2011 PaaS Predictions: Winners and Losers

This past year has been an interesting one in the cloud space, and particularly for Platform-as-a-Service. While PaaS has certainly increased in popularity over the past year, I think it is still at the bottom of what is going to be a hockey-stick like growth curve. That obviously means that 2011 is going to be an even bigger year for PaaS. Given that is the case I wanted to put down my predictions for what I think it going to happen in the space over the next year.


Heroku’s $212 million dollar acquisition by Salesforce was probably the biggest news of the year in the platform space. Not only is it a huge win for one of the most popular platforms, it is also a validation of the fact that the space is going to be huge. However, any time a small agile start up gets bought up by a giant corporation there are obvious concerns that they will lose their agility and get out of touch with the customers who made them successful. Given what I’ve seen from the Heroku guys so far I think they have a strong enough vision and understanding of their customers that they will be able to fend off the temptations of SF execs to meddle with their newly acquired toy.

I also suspect that we will see Heroku start getting a little more enterprisey in their offering over the next year. Unfortunately I don’t think they will see a lot of uptake since most enterprises move slower than molasses on a cold day.
Overall: OK

Google AppEngine

In addition to having incredibly liberal quotas, AppEngine has long been one of the most feature rich platforms available. Yet, there have been two main issues which really held back what would have otherwise been incredible growth, performance and datastore.
One of the most common complaints I have heard from developers using AppEngine is poor performance. This issue came to a boiling point earlier in the year when datastore latencies got so bad that Google stopped charging for Datastore CPU usage. The datastore issues were subsequently resolved and Google was able to deliver a substantially faster datastore API. Following this issue I think over the next year Google will start drilling down on other performance issues and deliver a much more performant and stable platform.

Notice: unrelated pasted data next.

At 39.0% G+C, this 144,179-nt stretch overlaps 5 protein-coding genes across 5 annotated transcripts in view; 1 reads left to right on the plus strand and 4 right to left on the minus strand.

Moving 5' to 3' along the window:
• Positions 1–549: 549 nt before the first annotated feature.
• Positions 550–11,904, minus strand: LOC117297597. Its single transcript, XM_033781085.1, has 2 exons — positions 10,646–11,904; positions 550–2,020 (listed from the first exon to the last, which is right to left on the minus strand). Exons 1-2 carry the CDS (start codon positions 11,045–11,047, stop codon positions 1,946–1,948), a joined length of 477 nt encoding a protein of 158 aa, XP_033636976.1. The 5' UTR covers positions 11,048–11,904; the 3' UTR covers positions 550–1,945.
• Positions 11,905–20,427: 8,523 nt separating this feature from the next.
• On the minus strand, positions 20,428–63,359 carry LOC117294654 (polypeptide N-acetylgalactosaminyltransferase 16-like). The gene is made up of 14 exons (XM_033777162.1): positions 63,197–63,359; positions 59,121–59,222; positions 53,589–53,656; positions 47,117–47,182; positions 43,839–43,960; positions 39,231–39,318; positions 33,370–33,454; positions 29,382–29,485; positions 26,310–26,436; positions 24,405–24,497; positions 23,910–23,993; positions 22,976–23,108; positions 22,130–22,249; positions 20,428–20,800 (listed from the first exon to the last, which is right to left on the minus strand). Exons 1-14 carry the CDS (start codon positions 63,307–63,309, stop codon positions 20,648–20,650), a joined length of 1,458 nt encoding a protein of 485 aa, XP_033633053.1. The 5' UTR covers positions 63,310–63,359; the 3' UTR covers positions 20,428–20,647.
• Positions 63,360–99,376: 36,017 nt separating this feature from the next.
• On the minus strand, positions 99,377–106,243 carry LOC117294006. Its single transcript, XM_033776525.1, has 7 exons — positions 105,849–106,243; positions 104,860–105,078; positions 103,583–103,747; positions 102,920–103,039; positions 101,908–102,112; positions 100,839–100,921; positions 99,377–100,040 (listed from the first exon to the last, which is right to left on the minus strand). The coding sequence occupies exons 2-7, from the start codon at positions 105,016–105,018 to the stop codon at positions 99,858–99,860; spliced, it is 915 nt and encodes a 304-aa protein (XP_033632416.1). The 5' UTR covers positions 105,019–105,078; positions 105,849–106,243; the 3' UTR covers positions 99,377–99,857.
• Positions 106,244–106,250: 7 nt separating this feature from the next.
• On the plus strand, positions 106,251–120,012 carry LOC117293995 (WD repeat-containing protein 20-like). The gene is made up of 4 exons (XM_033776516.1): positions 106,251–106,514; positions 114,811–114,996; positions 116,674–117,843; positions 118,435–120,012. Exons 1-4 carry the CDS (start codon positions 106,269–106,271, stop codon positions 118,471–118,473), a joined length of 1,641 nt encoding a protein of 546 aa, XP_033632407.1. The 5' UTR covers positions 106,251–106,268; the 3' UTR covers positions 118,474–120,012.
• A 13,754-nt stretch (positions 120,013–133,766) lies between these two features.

The other main point of friction for datastore has been the fact that it relies on a NoSQL like data model. While NoSQL is all the hotness right now, the vast majority of developers are still not comfortable using non-relational data models. That is why the announcement of a SQL database as part of AppEngine for Business came with much celebration. While it is still in private beta I would suspect that we will see it publicly released this year which will bring in a new wave of customers ready to take advantage of the large quotas and familiar SQL tools.
Overall: Very good


While AppEngine is a great platform for Python applications there has been pent up demand for a Python/Django version of Heroku. New startup Djangy looks to be the first viable attempt at filling that gap. Looking at their documentation they seem to have taken the “Heroku for Python” manta very seriously, and that is a good thing. While Djangy is currently in private beta I’m guessing that they will be gearing up for public launch in the next 3-6 months. After that I think we will see quite a few Pythonistas migrate over to Djangy so they can get back to using the tools they are familiar with (Full Django + SQL).
Overall: Very good